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Inicio Enfermedades Infecciosas y Microbiología Clínica (English Edition) Should screening programs for carbapenemase-producing strains be implemented in ...
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Vol. 35. Issue 6.
Pages 331-332 (June - July 2017)
Vol. 35. Issue 6.
Pages 331-332 (June - July 2017)
Editorial
DOI: 10.1016/j.eimce.2017.04.008
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Should screening programs for carbapenemase-producing strains be implemented in ICU patients?
¿Deben implantarse programas de cribado de cepas productoras de carbapenemasas en pacientes que ingresan en la UCI?
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Jesús Oteo
Reference and Research Laboratory for Resistance to Antibiotics and Healthcare-associated Infections, National Microbiology Centre, Instituto de Salud Carlos III, Madrid, Spain
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In the last 10 years, Carbapenemase-producing Enterobacteriaceae (CPE), mainly Klebsiella pneumoniae, have broken out in most of the world's hospitals.1,2 This outbreak poses a great challenge in the management of patients colonised or infected by CPE, which significantly affects the daily work of health professionals and even the structural organisation of hospital centres. The severe therapeutic limitations that usually occur in CPE infections lead to a delay in the initiation of adequate treatment, and often the impossibility of recommending an optimal treatment.1 In general, infections caused by bacteria resistant to multiple antibiotics generate more prolonged hospitalisations, more frequent complications, including death, and a higher costs than infections caused by sensitive bacteria.3 Invasive infections by strains of carbapenemase-producing K. pneumoniae are associated with higher mortality rates than those caused by sensitive strains.4–6 Although the attributable mortality rate is difficult to establish, as CPE often cause infections in patients with significant underlying disease, crude mortality rates ranging from 20% to 60% have been reported.4–7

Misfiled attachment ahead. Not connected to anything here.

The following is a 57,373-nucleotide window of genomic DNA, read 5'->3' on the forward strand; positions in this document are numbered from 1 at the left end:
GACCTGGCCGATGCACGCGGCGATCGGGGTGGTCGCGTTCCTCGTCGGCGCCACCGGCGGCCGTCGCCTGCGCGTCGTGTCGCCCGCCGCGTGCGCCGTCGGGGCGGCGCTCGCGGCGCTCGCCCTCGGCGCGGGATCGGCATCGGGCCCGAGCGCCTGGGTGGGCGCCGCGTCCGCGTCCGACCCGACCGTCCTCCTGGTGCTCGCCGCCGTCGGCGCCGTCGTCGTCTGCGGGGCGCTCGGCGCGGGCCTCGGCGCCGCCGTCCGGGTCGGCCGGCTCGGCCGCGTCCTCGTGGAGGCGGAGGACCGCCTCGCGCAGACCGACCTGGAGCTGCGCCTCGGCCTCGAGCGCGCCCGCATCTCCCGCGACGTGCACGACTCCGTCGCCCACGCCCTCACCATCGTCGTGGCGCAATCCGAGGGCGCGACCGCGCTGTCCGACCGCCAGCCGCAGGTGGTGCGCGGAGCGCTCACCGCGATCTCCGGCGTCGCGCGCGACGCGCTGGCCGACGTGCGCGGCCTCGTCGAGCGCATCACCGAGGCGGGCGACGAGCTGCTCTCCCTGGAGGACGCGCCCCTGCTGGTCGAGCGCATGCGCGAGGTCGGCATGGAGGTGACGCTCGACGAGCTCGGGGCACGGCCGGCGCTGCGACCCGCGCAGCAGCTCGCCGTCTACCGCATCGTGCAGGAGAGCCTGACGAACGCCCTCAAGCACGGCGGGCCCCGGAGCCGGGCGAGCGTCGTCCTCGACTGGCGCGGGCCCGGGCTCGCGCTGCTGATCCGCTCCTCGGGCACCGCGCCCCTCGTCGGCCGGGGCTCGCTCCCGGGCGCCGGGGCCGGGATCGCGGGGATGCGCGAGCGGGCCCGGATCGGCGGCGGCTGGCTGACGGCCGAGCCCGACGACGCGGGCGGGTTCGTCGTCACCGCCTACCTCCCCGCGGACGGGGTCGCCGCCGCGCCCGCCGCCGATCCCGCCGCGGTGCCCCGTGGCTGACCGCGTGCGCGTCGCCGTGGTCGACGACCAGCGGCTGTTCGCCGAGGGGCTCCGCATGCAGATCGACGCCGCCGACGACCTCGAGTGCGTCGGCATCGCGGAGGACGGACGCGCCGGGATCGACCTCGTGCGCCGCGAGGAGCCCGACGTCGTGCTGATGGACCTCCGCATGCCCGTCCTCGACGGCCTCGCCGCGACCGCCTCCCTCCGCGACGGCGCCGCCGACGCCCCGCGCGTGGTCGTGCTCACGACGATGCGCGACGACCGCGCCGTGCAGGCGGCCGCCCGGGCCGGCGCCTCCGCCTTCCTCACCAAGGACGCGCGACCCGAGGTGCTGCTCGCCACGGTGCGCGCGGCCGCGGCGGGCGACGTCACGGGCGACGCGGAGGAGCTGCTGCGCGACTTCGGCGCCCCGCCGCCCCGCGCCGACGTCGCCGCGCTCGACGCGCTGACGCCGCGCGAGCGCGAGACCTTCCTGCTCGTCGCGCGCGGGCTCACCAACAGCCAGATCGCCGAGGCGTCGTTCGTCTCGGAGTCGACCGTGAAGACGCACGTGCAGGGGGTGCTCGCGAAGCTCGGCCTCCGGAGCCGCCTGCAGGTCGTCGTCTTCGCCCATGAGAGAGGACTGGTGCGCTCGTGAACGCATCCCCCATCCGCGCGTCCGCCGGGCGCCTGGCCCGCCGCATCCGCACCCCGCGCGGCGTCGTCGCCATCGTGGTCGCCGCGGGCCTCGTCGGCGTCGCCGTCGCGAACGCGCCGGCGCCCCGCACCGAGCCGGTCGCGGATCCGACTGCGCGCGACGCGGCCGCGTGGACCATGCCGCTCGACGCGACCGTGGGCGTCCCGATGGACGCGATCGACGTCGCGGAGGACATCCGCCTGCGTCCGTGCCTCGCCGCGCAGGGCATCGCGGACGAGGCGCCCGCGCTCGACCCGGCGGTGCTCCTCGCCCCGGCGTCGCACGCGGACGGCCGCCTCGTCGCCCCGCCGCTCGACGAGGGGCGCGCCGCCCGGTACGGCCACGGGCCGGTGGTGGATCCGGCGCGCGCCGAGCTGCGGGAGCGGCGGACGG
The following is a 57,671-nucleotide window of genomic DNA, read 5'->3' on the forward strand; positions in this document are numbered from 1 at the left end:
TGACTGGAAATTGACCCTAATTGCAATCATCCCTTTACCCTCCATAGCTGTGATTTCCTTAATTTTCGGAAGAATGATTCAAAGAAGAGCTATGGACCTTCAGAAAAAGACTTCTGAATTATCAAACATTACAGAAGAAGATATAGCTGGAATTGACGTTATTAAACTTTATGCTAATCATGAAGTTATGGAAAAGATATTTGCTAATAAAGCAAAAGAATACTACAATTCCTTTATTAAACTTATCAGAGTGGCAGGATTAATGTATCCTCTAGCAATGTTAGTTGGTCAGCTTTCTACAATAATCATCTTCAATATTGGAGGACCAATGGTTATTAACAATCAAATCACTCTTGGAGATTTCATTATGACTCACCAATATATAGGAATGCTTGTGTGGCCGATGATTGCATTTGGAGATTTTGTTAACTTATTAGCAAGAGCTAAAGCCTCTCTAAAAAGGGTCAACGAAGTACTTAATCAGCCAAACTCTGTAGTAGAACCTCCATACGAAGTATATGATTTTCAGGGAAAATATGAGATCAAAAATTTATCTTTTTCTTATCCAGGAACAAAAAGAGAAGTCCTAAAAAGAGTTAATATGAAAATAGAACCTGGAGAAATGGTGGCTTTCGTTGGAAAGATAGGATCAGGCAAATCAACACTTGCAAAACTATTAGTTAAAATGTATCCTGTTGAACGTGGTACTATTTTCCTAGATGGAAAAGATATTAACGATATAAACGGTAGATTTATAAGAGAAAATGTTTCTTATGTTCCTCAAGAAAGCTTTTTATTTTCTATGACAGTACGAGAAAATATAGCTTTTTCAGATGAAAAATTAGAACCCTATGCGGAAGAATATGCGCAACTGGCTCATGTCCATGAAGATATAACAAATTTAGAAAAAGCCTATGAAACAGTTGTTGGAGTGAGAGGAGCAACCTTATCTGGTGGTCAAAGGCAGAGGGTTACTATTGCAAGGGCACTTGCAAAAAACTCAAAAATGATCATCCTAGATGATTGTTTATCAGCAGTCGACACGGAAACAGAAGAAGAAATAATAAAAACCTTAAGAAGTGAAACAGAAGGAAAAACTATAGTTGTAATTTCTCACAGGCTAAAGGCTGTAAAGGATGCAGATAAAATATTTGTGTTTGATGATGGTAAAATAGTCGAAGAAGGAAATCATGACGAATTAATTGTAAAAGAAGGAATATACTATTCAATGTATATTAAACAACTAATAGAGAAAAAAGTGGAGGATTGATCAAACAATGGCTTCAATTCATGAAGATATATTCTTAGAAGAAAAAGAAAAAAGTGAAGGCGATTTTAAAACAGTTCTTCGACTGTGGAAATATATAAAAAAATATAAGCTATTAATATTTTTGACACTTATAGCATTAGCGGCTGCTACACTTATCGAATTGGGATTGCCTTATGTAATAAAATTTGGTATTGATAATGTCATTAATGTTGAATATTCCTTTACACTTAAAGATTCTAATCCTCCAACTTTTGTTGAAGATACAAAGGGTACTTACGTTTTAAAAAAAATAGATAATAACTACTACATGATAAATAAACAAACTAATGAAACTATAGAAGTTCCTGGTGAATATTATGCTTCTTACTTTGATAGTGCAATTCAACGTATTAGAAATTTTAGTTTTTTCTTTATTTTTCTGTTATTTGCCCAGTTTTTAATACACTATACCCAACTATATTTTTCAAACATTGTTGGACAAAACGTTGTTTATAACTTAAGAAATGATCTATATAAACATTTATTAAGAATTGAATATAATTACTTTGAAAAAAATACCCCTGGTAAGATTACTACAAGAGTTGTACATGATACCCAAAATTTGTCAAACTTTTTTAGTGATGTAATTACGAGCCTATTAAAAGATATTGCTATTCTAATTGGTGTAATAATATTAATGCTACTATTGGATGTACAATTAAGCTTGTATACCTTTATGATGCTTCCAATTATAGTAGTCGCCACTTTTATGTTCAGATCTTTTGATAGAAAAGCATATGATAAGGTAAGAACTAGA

In addition to being one of the bacterial families that cause greater pathology in humans, enterobacteria, mainly Escherichia coli and K. pneumoniae, are part of our normal microbiota, which means that colonisation by CPE is not rare. The presence of colonised patients is one of the main routes for dissemination of CPE, as well as one of the causes of the persistence of outbreaks and endemics produced by this type of bacteria.8,9